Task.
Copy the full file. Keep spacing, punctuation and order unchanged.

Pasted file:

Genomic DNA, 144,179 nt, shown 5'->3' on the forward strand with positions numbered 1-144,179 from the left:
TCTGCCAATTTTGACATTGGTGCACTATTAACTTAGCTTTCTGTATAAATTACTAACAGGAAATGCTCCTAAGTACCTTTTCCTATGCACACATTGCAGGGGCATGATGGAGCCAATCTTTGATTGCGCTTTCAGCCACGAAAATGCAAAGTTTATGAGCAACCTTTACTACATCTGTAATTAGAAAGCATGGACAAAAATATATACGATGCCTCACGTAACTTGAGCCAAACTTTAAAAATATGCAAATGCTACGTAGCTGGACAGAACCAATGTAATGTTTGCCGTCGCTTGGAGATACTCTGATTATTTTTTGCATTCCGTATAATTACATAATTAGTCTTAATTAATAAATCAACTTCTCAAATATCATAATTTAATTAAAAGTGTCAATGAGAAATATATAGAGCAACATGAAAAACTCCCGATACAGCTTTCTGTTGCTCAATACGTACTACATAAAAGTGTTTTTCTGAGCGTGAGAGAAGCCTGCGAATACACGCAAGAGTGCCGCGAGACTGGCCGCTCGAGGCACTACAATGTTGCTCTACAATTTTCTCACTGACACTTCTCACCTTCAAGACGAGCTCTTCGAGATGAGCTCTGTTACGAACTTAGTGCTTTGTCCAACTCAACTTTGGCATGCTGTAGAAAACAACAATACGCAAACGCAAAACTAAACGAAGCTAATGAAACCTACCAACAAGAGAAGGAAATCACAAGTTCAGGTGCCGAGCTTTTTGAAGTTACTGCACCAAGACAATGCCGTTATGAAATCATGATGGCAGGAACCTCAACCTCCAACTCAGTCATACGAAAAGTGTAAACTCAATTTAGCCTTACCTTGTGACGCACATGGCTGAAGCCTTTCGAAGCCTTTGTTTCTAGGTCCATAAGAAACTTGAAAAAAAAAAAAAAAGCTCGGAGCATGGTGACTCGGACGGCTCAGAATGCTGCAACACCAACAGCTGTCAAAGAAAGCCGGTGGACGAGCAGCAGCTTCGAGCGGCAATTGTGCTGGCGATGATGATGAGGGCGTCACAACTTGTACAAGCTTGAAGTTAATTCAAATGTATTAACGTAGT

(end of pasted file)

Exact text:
Genomic DNA, 144,179 nt, shown 5'->3' on the forward strand with positions numbered 1-144,179 from the left:
TCTGCCAATTTTGACATTGGTGCACTATTAACTTAGCTTTCTGTATAAATTACTAACAGGAAATGCTCCTAAGTACCTTTTCCTATGCACACATTGCAGGGGCATGATGGAGCCAATCTTTGATTGCGCTTTCAGCCACGAAAATGCAAAGTTTATGAGCAACCTTTACTACATCTGTAATTAGAAAGCATGGACAAAAATATATACGATGCCTCACGTAACTTGAGCCAAACTTTAAAAATATGCAAATGCTACGTAGCTGGACAGAACCAATGTAATGTTTGCCGTCGCTTGGAGATACTCTGATTATTTTTTGCATTCCGTATAATTACATAATTAGTCTTAATTAATAAATCAACTTCTCAAATATCATAATTTAATTAAAAGTGTCAATGAGAAATATATAGAGCAACATGAAAAACTCCCGATACAGCTTTCTGTTGCTCAATACGTACTACATAAAAGTGTTTTTCTGAGCGTGAGAGAAGCCTGCGAATACACGCAAGAGTGCCGCGAGACTGGCCGCTCGAGGCACTACAATGTTGCTCTACAATTTTCTCACTGACACTTCTCACCTTCAAGACGAGCTCTTCGAGATGAGCTCTGTTACGAACTTAGTGCTTTGTCCAACTCAACTTTGGCATGCTGTAGAAAACAACAATACGCAAACGCAAAACTAAACGAAGCTAATGAAACCTACCAACAAGAGAAGGAAATCACAAGTTCAGGTGCCGAGCTTTTTGAAGTTACTGCACCAAGACAATGCCGTTATGAAATCATGATGGCAGGAACCTCAACCTCCAACTCAGTCATACGAAAAGTGTAAACTCAATTTAGCCTTACCTTGTGACGCACATGGCTGAAGCCTTTCGAAGCCTTTGTTTCTAGGTCCATAAGAAACTTGAAAAAAAAAAAAAAAGCTCGGAGCATGGTGACTCGGACGGCTCAGAATGCTGCAACACCAACAGCTGTCAAAGAAAGCCGGTGGACGAGCAGCAGCTTCGAGCGGCAATTGTGCTGGCGATGATGATGAGGGCGTCACAACTTGTACAAGCTTGAAGTTAATTCAAATGTATTAACGTAGT